Text by Joe Babiasz, Photography by Chuck Jones
It’s hard to imagine the Ford EVT engineering group sitting around looking at their newest supercar, the Ford GT and thinking “let’s make it cooler. Most sane people would stare at them assuming they’d lost their minds. But that’s exactly what happened. Thanks to the imagination of Kip Ewing, Ford’s SVT engineering supervisor, Ewing conceived the idea of producing a GT roadster while working on the launch of the GT.
With the help of the Specialty Equipment Market Association (SEMA), his vision would later become a reality. Through the SEMA Technology Initiative, a program where Ford Motor Company shared technical drawings and electrical schematics with SEMA member companies, Ford was able to collaborate with several of those companies to produce a low-volume niche vehicle. Ewing had the design, SEMA had the suppliers and soon, the GTX1 was born.
The Genaddi Design Group, a well respected coachbuilder in Green Bay, Wisconsin, was chosen to head the project. Leading the team was Mark Gerisch, a seasoned designer and metal fabricator who Ewing had known for years. The team had the GT platform as the starting point, a proposed design and a well known builder to bring the GTX1 to life. Their goal was to have one ready for the November 2005 SEMA show.
All GTX1s began as a GT, Ford’s new age supercar that was launched to critical acclaim in August 2004. This wild street version, with an all aluminum 5.4-liter V8 that produced 550 horsepower, was reminiscent of the race proven GT40 which in the ’60s, won Le Mans four times in a row. And while the new GT was 18 inches longer and 4 inches taller than the earlier version, it held true to its styling heritage with its graceful body lines courtesy of Camilo Pardo, Chief Designer for the Ford GT. By the time the team was finished, Pardo and his team succeeded in developing a unique combination of outstanding performance, superb handling and excellent comfort. The result was a world class sports car.
Buyers who wanted a GTX1 had to purchase a new GT that was then shipped to the Genaddi Design Group for upgrades. The primary modification to the GT was the installation of a removable targa style roof panel. The new roof required revisions to the doors, B-pillars and rear deck. Rear deck changes included a new supercharger cover and twin fairings that look similar to rollover hoops. Inside, the GT seat covers were re-trimmed using French seams. Chassis changes included revised coil-over dampers that lowered the vehicle by one inch and larger wheels in both front and rear. A Borla exhaust system provided music to the ears of performance enthusiasts. In addition to simply ordering a GTX1, customers could choose additional options including engine modifications that increased horsepower up to 700, special paint, butterfly doors, etc. The price for the convertible conversion started at $38,000 but was later upped to $48,000 due to cost overruns. The price might appear steep but keep in mind that it required more than just slicing the top off – removing it would lessen the structural integrity. Space frame changes were required to solve the issue.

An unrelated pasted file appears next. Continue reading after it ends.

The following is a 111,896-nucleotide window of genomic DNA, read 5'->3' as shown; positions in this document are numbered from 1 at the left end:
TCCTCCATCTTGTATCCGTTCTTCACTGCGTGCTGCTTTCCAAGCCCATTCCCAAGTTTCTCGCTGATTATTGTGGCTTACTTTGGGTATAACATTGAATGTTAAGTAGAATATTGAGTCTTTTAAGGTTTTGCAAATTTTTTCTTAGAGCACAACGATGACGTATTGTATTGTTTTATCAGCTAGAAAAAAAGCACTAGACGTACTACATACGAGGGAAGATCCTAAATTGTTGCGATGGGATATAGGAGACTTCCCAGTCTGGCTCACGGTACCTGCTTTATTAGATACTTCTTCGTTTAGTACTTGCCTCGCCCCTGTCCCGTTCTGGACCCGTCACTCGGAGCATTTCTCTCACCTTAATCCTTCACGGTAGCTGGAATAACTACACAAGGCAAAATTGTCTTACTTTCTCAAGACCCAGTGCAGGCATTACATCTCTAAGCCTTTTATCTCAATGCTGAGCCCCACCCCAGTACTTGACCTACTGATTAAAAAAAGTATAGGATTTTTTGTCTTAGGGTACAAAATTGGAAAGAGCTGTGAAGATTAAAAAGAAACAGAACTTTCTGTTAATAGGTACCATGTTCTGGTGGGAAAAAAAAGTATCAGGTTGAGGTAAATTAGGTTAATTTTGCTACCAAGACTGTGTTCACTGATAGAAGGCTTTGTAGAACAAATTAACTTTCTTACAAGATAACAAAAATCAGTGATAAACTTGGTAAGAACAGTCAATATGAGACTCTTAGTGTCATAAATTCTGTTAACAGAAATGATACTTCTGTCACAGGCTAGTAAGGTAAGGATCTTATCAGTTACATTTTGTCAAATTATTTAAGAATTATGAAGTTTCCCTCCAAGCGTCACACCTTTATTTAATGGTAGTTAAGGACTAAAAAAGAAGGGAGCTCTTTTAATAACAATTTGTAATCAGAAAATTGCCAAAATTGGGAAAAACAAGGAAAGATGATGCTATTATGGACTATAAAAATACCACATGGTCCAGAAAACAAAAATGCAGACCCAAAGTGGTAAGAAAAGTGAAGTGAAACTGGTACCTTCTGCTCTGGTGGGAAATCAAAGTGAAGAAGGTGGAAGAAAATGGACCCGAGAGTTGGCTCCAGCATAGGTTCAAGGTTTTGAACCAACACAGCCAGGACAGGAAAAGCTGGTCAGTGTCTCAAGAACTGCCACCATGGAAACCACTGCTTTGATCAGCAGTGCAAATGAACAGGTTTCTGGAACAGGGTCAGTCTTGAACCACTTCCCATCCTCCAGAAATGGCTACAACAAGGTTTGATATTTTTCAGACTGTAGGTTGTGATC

Due to a variety of concerns, only 38 units were produced before production ceased. The original goal of building 500 GTX1 convertibles plus 100 SEMA edition models never materialized. But you have to give credit to Kip Ewing and Mark Gerisch.
Fuel For Thought
Great return on investment.
It’s a 190 mph open top sports car. The question is how can it get any better? Don’t expect to go unnoticed when pulling into a parking spot.
Number built: 38
Construction: aluminum space-frame construction with aluminum body
Engine: supercharged 330 cubic-inch dual overhead cam V8 Power/Torque: 550/500
Transmission: six-speed manual
Suspension Front: upper A-arms and lower L- arms, coil springs with anti-roll bar
Rear suspension: upper A-arms and lower L-arms, coil springs with anti-roll bar
Steering: rack & pinion, power assist
Brakes: Brembo four-wheel disc, 14.0 inch front and 13.2 inch rear-drilled and vented
Length/width/height: Wheelbase – 182.8/76.9/44.3 inches
Weight: 3,390 curb weight 0-60mph/quarter-mile: 3.8 seconds, 12.2 seconds at 121.6 mph (Ford Motor Company)
Top speed: 190 mph MPG: 14/21 EPA est.
Price: MSRP $149,900
Today: North of $500,000 for a 2005 GT with the Genaddi Design Group package (GTX1).
Ford’s modular architecture powertrain was designed for performance. A forged steel crank, forged pistons and shot-peened H-beam connecting rods gave unequaled durability. The highflow heads, twin fuel injectors per cylinder and a screw-type supercharger provided exhilarating acceleration. The dry sump oil system gave consistent lubrication even on hard turns.
The double-wishbone suspension design with unequal-length aluminum control arms and coil over shocks provided incredible handling. Oversize Bembro brakes stopped the GTX1 from 60 mph in 117 feet. Lateral acceleration on a 200 foot skidpad was .99 G with moderate understeer.
Ultimate driving machine Outstanding performance and handling Race car styling
Expensive to own and insure Not practical for everyday use Aftermarket parts near impossible to purchase
Owners of the GTX1 enjoy driving them, a rarity considering the purchase price.
Ford GT: The Legend Comes to Life by Larry Edsall Ford GT: Then and Now by Adrian
Streather Ford GT by Tracy Nelson Maurer Ford GT and GT Ultimate Portfolio by R. M.
Clarke The Ford that Beat Ferarri by Gordon Jones
Ultimately, sales of the GTX1 didn’t reach the number originally hoped for, yet today it stands on its own as a unique version of the Ford GT. The few who purchased one have the privilege of owning a rare piece of history.
Published Oct 24th, 2017
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